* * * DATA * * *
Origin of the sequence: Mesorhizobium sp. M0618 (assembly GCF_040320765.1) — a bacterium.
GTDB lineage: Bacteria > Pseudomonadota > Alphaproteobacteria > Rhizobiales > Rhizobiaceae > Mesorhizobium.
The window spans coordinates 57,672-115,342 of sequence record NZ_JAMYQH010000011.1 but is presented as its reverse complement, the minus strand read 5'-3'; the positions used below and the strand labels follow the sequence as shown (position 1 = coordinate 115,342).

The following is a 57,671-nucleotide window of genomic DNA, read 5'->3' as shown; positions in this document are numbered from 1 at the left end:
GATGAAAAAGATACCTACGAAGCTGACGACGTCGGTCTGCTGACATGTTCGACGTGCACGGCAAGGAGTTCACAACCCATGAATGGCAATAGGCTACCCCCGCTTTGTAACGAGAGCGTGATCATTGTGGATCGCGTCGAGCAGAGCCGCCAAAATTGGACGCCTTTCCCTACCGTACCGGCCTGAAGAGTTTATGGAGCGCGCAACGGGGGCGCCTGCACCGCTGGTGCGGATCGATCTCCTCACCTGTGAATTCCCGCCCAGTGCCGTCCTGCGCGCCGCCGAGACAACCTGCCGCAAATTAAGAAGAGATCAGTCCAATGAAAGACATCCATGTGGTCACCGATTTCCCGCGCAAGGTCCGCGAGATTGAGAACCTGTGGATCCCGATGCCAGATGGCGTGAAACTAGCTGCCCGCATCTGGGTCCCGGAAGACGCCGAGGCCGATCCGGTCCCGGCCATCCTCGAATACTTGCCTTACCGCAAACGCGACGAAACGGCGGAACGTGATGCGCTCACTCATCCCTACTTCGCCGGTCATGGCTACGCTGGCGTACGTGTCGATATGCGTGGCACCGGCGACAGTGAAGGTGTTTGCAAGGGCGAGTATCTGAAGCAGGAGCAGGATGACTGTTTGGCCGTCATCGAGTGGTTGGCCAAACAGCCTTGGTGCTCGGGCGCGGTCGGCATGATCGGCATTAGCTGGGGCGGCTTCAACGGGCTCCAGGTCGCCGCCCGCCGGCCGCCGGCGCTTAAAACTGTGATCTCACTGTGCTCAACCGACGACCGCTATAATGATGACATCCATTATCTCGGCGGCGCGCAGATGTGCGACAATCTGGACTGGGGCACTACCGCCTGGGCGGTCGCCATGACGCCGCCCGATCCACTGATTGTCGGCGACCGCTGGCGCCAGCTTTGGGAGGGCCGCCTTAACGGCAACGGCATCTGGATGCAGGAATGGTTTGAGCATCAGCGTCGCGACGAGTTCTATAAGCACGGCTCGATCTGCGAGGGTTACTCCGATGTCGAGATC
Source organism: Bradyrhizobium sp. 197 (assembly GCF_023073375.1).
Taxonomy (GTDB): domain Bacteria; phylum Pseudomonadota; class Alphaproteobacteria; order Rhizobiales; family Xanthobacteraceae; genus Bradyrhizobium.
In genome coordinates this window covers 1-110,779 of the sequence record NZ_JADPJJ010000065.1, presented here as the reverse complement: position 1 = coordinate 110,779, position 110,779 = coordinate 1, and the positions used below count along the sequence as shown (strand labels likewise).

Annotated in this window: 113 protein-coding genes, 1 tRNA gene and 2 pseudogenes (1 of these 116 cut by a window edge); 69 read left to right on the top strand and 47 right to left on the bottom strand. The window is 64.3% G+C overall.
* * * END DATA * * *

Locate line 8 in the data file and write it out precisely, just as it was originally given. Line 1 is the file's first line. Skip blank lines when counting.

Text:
In genome coordinates this window covers 1-110,779 of the sequence record NZ_JADPJJ010000065.1, presented here as the reverse complement: position 1 = coordinate 110,779, position 110,779 = coordinate 1, and the positions used below count along the sequence as shown (strand labels likewise).